Previous immunocytochemical studies have successfully used antibodies against Aplysia and Lymnaea egg-laying peptides to demonstrate their presence in the neural systems of other invertebrates. For example, peptides homologous to ELH have been immunolocalized in the neural cells of Busycon and Mytilus (Ram et al. 1998, Croll et al. 1993). Also, [alpha]-CDCP is expressed in the neural network of Helix aspersa, Mytilus edulis, and Busycon canaliculatum (Croll et al. 1993, Ram et al. 1998). In a previous study, peptides immunoreactive to antisera against CDCH, [alpha]-CDCH and [beta]-CDCH, showed positive immunoreactions in tissues of Sarcophaga bullata (Diptera), Leptinotarsa decemlineata (Coleoptera), Locusta migratoria, and Periplaneta americana (Orthoptera) (Theunis et al. 1990). More recently, it has been shown that antisera directed against the same three peptides results have been detected in the central nervous system of the rhyonobdellid leech, Theromyzon tessulatum (Salzet et al. 1997).

Our use of anti[alpha]-CDCP in immunocytochemistry has demonstrated that an [alpha]-CDCP-like peptide is extensively distributed throughout H. rubra cg and ppg tissues. These results imply that the cg could be important in the regulation of reproduction in gastropods. The same distribution pattern was observed for aELH (Cummins et al. 2002), and enhances the possibility that these peptides are translated as a single precursor. Immunoreactivity appeared to be localized to the N[S.sub.1] or N[S.sub.2]-type cells in the cortex. However, it seemed that the distribution of immunoreactive cells containing aELH and [alpha]-CDCP-like peptide were not concentrated within one specific region or cluster of cells, but they were widely distributed within the cortex cells and axons. These reproductive peptides may be released from much of the surface of the nervous system and not just from well-defined neurohemal organs. This is unlike studies of other molluscs, in which antisera have been shown to react with specific clusters of neuronal populations in the ganglia (i.e., such as the immunoreactivity pattern of antiCDCH in L. stagnalis (Van Minnen et al. 1988). However, we did observe axonal loops within the medulla of ganglia by anti[alpha]-CDCP immunolocalization. It has been suggested that similar loops in L. stagnalis are important sites of synaptic integration (Van Minnen et al. 1988).

Concerning the function of the immunoreactive neurons, it is possible that reproductive peptide colocalization may facilitate their simultaneous release into the surrounding hemolymph, as is the case in other gastropods (Chiu & Strumwasser 1981, Bernheim & Mayeri 1995). Extensive immunoreactive axonal distribution throughout the medulla of the cg and ppg suggests that these may lead to sites of neuropeptide release. In Lymnaea, the CDCs release egg-laying peptides into the hemolymph via neurohemal areas and also from blind ending axons in the medulla of the commissure (Van Minnen et al. 1989). We can also speculate that, similar to Aplysia and Lymnaea, H. rubra reproductive peptides too may control reproduction through autoexcitation or autoinhibition of other neural tissues. However, to fully elucidate their biologic activity, further experiments involving the identification of a precursor sequence, bioassays and electrophysiology would be required. Given that abalone are broadcast spawners (not internal fertilizers), peptide function will invariably be different to Aplysia and Lymnaea. Further investigations are also required to provide a more detailed analysis of the cellular structure of the immunoreactive cells. Although our study using light microscopy predicts that they are of NS type, more definitive ultrastructural studies would provide more precise details.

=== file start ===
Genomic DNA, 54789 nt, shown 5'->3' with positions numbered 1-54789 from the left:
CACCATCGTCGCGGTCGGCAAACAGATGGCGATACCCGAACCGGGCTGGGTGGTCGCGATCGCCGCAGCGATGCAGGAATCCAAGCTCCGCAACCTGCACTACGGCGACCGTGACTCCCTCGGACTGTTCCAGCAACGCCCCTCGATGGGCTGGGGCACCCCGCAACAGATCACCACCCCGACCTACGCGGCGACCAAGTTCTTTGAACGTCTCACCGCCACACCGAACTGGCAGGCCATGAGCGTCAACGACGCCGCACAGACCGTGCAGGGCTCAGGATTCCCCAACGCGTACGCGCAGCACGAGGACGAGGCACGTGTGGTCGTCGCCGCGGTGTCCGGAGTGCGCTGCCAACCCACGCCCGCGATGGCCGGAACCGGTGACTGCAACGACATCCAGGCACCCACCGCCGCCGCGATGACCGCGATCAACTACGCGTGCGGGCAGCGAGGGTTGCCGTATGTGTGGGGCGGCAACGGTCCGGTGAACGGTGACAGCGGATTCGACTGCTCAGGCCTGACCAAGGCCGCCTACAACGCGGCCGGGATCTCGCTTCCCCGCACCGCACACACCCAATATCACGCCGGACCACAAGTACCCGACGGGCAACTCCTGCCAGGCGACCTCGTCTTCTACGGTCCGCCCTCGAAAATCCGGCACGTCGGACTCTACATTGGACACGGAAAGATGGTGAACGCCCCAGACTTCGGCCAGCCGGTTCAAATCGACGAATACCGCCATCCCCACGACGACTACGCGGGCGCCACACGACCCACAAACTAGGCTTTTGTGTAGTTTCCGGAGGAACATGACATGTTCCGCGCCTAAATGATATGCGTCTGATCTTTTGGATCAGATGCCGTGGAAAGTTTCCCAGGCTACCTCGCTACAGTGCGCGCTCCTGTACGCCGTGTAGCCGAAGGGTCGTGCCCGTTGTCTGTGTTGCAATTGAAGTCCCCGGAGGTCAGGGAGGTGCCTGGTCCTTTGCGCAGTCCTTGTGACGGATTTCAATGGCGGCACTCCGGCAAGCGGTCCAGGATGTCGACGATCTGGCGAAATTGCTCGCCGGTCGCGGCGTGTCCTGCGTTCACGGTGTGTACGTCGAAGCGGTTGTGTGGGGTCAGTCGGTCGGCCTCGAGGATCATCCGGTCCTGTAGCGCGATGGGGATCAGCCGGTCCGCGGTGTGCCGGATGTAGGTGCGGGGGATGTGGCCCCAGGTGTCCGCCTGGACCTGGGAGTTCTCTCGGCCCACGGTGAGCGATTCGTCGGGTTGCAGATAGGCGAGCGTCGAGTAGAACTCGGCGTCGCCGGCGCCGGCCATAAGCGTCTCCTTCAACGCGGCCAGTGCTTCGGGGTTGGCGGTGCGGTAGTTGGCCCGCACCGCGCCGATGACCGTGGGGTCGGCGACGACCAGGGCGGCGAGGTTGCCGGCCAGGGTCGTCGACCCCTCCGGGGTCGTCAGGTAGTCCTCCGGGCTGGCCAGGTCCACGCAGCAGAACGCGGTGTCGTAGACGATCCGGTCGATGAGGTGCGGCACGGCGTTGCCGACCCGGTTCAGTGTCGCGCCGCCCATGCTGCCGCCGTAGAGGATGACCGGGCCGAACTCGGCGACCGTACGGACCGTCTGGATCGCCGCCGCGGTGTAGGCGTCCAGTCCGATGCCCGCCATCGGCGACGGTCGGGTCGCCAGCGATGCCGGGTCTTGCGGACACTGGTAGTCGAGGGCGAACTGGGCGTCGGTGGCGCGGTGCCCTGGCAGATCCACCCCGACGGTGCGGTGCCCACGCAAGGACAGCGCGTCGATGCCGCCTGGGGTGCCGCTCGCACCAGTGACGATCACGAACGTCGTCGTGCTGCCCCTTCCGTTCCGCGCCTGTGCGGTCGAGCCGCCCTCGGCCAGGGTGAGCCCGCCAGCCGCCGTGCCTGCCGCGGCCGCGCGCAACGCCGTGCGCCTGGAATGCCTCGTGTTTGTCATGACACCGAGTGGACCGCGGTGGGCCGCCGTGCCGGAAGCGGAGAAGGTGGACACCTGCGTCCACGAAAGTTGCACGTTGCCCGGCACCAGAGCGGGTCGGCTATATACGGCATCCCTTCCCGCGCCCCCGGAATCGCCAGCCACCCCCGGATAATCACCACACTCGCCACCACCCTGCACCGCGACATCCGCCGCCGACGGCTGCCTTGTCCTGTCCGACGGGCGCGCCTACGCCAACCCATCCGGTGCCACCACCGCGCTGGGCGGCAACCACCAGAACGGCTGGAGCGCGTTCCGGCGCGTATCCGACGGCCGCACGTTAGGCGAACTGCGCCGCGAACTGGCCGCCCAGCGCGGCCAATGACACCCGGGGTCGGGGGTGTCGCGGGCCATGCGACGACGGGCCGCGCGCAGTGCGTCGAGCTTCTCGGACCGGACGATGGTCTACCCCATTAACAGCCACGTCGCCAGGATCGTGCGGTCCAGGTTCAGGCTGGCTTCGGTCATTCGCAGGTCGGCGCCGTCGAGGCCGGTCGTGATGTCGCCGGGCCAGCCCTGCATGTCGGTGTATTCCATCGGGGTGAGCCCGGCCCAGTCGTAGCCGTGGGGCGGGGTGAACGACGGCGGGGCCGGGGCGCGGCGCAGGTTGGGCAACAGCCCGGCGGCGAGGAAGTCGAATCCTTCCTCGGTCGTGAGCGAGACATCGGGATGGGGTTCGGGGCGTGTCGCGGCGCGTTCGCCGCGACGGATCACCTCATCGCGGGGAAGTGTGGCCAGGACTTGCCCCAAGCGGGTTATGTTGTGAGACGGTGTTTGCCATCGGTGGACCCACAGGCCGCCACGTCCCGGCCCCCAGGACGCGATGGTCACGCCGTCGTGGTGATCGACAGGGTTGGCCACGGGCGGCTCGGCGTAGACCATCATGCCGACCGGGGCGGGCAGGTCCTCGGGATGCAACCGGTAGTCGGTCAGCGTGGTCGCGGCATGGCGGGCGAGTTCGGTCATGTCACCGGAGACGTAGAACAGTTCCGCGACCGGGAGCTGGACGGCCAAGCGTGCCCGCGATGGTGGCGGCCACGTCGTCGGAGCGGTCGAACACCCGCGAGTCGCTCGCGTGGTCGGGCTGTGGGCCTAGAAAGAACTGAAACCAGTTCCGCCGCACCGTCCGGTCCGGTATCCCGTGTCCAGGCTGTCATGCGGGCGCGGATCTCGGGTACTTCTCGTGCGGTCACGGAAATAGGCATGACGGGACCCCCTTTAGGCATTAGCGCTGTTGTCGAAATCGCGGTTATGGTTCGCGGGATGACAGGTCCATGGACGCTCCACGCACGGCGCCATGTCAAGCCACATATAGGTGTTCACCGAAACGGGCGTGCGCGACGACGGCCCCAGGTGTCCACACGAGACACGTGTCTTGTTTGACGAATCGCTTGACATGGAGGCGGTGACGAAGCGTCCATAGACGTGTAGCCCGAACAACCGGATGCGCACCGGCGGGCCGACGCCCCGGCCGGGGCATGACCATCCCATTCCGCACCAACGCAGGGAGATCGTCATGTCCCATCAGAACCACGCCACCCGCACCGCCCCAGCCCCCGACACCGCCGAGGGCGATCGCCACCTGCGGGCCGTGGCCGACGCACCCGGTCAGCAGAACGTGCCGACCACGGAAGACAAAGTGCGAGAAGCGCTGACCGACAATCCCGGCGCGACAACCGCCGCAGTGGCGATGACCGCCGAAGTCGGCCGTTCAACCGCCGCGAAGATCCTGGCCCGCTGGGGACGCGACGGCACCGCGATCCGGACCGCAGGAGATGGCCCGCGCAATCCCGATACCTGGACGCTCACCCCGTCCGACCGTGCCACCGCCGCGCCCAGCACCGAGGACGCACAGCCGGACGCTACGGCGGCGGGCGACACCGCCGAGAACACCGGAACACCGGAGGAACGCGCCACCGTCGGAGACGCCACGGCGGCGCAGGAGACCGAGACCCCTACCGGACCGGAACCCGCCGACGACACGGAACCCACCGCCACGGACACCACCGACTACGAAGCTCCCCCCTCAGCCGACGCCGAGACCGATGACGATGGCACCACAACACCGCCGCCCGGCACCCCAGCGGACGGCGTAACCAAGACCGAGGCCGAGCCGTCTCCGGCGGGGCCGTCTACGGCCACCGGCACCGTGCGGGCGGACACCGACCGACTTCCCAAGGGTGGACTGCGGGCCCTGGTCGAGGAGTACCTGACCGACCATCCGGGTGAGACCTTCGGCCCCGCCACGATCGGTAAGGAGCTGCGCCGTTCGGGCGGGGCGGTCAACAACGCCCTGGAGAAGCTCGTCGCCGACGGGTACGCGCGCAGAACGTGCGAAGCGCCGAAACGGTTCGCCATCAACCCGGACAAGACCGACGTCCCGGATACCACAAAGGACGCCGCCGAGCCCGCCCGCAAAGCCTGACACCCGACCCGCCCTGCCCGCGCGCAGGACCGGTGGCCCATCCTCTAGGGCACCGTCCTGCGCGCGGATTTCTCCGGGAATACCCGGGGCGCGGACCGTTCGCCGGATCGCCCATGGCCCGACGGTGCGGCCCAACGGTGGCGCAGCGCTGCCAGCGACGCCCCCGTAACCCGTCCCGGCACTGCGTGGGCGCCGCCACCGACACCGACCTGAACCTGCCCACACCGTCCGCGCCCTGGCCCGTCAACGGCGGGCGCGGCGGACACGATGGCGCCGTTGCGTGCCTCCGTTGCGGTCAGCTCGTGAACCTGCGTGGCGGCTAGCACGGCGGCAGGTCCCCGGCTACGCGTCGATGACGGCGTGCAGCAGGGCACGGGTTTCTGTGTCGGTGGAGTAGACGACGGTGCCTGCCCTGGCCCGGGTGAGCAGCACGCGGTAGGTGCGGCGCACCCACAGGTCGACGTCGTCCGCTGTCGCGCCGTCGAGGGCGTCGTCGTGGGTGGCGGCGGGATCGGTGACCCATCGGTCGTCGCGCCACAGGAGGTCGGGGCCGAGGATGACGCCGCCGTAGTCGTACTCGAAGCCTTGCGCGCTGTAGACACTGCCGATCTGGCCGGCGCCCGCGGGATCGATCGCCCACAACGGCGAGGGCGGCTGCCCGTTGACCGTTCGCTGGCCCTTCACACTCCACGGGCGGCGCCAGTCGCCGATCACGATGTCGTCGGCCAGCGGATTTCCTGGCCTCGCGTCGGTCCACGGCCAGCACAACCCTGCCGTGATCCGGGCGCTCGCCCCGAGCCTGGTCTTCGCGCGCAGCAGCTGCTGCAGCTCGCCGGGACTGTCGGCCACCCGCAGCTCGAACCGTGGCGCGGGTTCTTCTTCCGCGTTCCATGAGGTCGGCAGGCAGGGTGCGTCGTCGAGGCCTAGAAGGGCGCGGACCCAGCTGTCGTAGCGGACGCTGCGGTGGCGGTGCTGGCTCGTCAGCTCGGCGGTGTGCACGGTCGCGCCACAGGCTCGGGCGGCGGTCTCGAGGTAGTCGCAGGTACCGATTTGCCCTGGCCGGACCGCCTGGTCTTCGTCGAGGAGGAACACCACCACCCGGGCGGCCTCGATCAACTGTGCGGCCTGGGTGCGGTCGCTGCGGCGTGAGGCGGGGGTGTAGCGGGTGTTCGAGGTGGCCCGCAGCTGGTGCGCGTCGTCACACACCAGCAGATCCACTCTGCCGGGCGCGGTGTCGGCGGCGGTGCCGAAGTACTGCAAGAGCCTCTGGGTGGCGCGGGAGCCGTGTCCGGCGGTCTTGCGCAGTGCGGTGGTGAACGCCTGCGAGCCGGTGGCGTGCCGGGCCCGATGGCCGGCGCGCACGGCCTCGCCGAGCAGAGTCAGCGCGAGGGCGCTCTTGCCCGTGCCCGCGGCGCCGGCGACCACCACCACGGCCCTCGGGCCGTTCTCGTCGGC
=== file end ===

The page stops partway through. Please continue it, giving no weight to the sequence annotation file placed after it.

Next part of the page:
Despite extensive research being conducted on neuropeptide immunoreactivity within the central nervous system, relatively little research has focused on the reproductive tissue. However, CDCH genes have been immunocytochemically localized to the female part of the reproductive tract and exocrine secretory cells of the male part (Van Minnen & Vreugdenhil 1987). Our study has shown that an [alpha]-CDCP-like peptide is present in the trabeculae of the fgo and in mgo trabeculae of H. rubra. The peptide was only located within certain cell types, which may function as a peptide storage cell for the maturing gonad. It has been suggested that the granulated cells of the gonad trabeculae are the endocrine cells of the gonads (Apisawetakan et al. 2001). Indeed, recent immunocytochemical experiments performed using antiaELH on H asinina gonad tissues, have shown high immunoreactivity in the granulated cells (Chanpoo et al. 2001). The large amount of reproductive-like peptides within the fgo may be a function of the gastropod requirement to release high concentrations of hormone into the hemolymph or gonad to cause maturation of oocytes prior to spawning. It is known in molluscs, that hormone release areas are high in number (Joosse 1988).

The observation of reproductive peptides in the male H. rubra trabeculae is not unusual. Evidence from Drosophila melanogaster shows that when a male mates and releases sperm, he also deposits an ELH that induces egg laying in the female (Park & Wolfner 1995). This hormone is related, by use of cross-reactive antisera, to the ones found in gastropods and other invertebrates. In addition, L. stagnalis CDCH gene products are known to be secreted into the male duct and transferred to the female copulant during copulation, and may function to accelerate the start of egg laying (Van Minnen et al. 1989). Thus, H. rubra trabeculae reproductive peptides may play a similar role, but because they are spawners, this role may be altered.

In summary, these results indicate that [alpha]-CDCP-like peptide could play a significant role in abalone reproduction.


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School of Biological and Chemical Sciences, Deakin University, Geelong, VIC 3217, Australia

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Author:Hanna, Peter J.
Publication:Journal of Shellfish Research
Date:Dec 15, 2004